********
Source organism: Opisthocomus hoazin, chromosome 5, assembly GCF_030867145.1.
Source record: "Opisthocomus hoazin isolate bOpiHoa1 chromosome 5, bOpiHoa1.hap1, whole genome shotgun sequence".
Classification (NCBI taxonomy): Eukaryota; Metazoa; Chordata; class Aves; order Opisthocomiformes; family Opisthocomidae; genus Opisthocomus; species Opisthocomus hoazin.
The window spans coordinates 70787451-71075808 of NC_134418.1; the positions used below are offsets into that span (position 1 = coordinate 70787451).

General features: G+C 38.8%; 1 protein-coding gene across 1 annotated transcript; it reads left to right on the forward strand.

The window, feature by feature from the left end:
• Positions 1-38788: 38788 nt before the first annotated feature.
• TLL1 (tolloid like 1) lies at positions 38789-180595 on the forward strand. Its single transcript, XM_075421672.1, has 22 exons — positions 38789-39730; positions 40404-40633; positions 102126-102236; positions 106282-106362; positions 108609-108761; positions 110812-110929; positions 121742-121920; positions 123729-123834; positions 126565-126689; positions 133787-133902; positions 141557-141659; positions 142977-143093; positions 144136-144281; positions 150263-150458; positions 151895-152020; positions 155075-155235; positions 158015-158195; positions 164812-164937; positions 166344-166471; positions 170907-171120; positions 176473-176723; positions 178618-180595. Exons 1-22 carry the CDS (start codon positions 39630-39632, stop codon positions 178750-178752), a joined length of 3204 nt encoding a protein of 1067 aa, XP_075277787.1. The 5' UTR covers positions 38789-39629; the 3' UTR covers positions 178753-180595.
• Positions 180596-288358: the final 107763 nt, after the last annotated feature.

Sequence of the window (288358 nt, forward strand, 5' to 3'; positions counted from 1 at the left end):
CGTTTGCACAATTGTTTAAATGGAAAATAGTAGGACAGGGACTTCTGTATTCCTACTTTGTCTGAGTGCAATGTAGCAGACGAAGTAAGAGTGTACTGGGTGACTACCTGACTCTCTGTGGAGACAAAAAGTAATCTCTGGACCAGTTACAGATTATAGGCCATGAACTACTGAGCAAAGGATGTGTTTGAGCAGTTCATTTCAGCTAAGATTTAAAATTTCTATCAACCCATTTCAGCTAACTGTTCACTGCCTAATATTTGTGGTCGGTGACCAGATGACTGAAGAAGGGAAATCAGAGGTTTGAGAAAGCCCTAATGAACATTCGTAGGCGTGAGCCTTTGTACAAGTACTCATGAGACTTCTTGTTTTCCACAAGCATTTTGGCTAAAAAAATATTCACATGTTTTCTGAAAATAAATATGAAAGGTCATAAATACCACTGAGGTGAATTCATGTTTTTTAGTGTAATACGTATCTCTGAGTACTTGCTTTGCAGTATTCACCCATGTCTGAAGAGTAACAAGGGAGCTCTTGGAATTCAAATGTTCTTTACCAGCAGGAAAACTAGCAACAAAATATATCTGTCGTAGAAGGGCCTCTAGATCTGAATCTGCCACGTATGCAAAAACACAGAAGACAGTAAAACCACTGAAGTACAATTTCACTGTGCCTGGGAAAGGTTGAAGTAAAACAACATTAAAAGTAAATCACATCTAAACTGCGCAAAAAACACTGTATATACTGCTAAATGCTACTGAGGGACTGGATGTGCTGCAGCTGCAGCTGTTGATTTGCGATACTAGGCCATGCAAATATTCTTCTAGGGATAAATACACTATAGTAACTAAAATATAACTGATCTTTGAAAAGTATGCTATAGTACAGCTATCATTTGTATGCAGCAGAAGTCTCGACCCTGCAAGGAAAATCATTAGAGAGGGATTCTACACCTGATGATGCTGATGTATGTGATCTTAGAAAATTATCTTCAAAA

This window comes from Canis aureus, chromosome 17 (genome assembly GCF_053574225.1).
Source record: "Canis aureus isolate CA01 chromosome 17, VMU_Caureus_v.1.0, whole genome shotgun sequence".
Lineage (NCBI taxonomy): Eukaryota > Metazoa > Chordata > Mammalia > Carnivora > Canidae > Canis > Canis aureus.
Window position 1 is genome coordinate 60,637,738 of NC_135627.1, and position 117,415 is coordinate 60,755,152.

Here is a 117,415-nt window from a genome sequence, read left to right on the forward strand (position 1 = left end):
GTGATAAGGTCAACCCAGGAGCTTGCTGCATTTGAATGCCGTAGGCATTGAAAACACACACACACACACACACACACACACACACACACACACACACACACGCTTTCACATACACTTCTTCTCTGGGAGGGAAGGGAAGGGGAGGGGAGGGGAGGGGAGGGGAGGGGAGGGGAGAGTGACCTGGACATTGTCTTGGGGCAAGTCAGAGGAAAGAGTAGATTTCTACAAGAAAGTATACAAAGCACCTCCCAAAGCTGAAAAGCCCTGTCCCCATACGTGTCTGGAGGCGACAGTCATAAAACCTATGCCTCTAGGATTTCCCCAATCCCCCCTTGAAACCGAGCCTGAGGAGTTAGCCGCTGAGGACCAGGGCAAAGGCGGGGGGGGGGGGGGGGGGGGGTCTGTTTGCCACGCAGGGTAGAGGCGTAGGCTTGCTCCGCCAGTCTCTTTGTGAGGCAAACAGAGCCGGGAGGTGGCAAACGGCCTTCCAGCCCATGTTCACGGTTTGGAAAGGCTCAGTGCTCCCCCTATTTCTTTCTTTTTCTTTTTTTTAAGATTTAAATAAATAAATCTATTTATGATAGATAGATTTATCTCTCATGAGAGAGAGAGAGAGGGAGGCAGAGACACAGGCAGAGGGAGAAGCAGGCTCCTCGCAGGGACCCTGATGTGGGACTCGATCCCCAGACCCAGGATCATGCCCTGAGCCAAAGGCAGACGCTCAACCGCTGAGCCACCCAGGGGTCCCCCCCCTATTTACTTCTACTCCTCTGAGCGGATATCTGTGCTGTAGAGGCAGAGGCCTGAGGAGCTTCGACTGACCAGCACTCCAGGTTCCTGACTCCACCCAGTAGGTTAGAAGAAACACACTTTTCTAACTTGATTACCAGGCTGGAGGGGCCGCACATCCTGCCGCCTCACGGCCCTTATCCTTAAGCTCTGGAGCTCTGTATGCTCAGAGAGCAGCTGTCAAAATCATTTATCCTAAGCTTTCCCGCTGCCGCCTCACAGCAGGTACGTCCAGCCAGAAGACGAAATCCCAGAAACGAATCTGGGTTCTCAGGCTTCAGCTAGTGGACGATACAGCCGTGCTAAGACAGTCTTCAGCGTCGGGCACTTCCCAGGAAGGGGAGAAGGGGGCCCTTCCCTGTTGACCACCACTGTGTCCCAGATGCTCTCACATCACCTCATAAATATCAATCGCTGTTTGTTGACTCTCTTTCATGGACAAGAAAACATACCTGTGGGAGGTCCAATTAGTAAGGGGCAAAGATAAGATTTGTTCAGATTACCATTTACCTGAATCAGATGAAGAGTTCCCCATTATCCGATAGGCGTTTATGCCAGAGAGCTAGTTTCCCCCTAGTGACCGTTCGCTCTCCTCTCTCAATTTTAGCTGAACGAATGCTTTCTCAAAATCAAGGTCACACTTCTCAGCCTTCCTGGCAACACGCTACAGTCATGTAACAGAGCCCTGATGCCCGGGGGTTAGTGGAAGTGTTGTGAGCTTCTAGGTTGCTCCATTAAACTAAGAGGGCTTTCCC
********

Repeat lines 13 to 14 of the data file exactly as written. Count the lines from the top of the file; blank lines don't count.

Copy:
Source record: "Canis aureus isolate CA01 chromosome 17, VMU_Caureus_v.1.0, whole genome shotgun sequence".
Lineage (NCBI taxonomy): Eukaryota > Metazoa > Chordata > Mammalia > Carnivora > Canidae > Canis > Canis aureus.